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Last week, the $35,000 Tesla Model 3 was unveiled to the world, but as it turns out, that was just part one of a two part reveal. Tesla Motors CEO Elon Musk said as much when responding to folks on Twitter, later adding, "Wait until you see the real steering controls and system for the 3. It feels like a spaceship."
Part two will come close to production (the Model 3 is expected to launch at the end of 2017, so not too long before that).
It's speculated by The Verge deputy editor Chris Ziegler -- who rode the thing -- that the Model 3 is in fact a self-driving car. Time will tell.
The wait is finally over as the Tesla Model 3 has been revealed. Said to offer at least 215 miles of range and priced at a more than reasonable $35,000, the electric car should launch by the end of 2017.
Feature-wise, it comes in rear-wheel drive and all-wheel drive versions, seats five adults comfortably, and includes a 15'' landscape touchscreen, autopilot hardware, front and rear trunks, and automatic safety measures. And of course, it supports Tesla's Supercharging network. As for acceleration, it can do 0-60mph is under six seconds.
Samsung has just unveiled a new concept for its Smart Windshield, which has been teased on a motorcycle, with its awesome technological advancement for the windshield.
The new Samsung Smart Windshield could eventually find itself into normal cars and trucks, but the company says that it's a simple technology with the technology already existing, and put into production. The Smart Windshield uses a smartphone - such as the Galaxy S7 from Samsung, with an accompanying app that connects to the small projector on the windshield, throwing up specific information to the driver.
The concept project allows riders and drivers to navigate information, send automated responses over email/SMS, receive/decline phone calls and text messages, and more. Navigation feels like the best fit here, but I'm sure that eventually there will be information from the vehicle thrown to the Smart Windshield, such as gas mileage, maintenance information, and more.
One of the many appealing features of Tesla cars is Ludicrous Mode, which lets the driver reach high speeds in very short amounts of time. It's one thing to hear about it and another to see it, though, which is why you should watch the video below from AutoTopNL. In it, the Model S P90D reaches 60mph/96.5kmph in less than three seconds, and 155mph/250kmph in about 27 seconds.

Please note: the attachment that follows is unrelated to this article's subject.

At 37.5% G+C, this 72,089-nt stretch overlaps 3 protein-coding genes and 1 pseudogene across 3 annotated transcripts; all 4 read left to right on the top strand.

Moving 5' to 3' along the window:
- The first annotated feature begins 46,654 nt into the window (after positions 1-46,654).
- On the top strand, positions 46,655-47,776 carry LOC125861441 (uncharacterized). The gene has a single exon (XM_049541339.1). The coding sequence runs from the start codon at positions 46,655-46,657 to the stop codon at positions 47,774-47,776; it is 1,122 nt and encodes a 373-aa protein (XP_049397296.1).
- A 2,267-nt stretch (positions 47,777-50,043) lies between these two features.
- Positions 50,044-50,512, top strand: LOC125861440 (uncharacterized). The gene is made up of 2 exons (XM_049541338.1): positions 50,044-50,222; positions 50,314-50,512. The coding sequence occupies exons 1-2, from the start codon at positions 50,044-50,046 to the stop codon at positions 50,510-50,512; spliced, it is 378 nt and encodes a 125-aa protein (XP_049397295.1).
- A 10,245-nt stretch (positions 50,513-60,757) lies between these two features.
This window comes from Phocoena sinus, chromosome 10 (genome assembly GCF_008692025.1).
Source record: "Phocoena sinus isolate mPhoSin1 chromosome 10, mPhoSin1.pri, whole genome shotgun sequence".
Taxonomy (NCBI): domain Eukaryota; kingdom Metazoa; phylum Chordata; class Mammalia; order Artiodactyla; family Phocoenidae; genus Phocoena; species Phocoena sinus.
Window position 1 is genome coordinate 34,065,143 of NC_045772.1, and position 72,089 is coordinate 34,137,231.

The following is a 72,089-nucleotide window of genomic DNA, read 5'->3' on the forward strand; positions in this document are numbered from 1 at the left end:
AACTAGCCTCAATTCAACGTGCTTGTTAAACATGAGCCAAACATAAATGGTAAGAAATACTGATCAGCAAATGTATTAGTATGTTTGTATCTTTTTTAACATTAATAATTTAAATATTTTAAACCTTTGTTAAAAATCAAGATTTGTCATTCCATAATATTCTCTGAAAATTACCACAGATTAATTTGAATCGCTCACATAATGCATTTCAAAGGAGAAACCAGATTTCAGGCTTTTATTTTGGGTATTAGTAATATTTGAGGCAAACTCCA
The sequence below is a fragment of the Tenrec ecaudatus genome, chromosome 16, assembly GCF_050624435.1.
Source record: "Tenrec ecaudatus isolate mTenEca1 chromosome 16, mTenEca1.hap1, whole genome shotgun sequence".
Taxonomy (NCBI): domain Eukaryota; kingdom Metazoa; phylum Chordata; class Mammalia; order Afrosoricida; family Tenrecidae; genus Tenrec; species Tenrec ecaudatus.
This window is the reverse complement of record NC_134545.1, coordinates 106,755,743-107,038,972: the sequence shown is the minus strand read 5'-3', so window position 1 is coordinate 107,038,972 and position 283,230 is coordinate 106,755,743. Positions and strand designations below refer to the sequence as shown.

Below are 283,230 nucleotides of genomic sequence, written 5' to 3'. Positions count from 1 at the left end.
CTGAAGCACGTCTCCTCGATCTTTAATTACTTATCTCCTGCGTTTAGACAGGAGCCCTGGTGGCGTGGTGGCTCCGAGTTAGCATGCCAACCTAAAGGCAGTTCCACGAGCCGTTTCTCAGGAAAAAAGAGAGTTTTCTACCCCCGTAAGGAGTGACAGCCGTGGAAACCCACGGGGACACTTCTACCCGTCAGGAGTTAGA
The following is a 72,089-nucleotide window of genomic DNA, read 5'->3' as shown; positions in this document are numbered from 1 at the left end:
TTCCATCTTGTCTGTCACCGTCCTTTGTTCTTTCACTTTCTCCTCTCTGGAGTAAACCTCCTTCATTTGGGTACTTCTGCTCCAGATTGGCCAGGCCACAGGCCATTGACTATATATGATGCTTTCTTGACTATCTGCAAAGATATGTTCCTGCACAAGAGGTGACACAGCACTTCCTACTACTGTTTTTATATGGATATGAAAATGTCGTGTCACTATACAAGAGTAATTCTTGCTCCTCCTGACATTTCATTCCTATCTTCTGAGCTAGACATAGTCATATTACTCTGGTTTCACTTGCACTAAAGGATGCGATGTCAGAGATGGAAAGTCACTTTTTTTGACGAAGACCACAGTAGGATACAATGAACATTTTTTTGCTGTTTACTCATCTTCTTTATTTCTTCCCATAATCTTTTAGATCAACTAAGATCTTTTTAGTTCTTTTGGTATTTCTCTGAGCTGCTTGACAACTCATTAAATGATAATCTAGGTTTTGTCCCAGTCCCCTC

The video is captured on the German autobahn (federal-controlled access highway) and may or may not constitute legal driving.
Goodyear has been in the tire game for 117 years, and now it's looking to turn it on its head with spherical tires. Eagle-360 tires, as they're known, are only a concept, but the company says they "present an inspiring solution for the long-term future when autonomous driving is expected to be more mainstream."
Safety is a major concern of autonomous driving skeptics and Eagle-360 tires are a direct response to that: as they are multi-orientation and sport "active technology", they can move in all directions which is said to make for increased maneuverability and reduced sliding caused by black ice, obstacles, and so on. Additionally, sensors register tire wear for extended mileage, and communicate road conditions to the car and nearby vehicles. Interesting to note: the tread is 3D printed, and so could be customized for different terrain in different regions, making for safer driving due to better equipped vehicles.
The U.S. Consumer Product Safety Commission (CPSC), following a months-long investigation, has declared the use of hoverboards -- and self-balancing scooters -- currently on the market to be unsafe. Consequently, retailers, manufacturers, and importers are now required to follow safety standards in order to sell current and future boards, lest they face legal action. Until now, no safety standards were in place. The news is expected to result in mass recalls.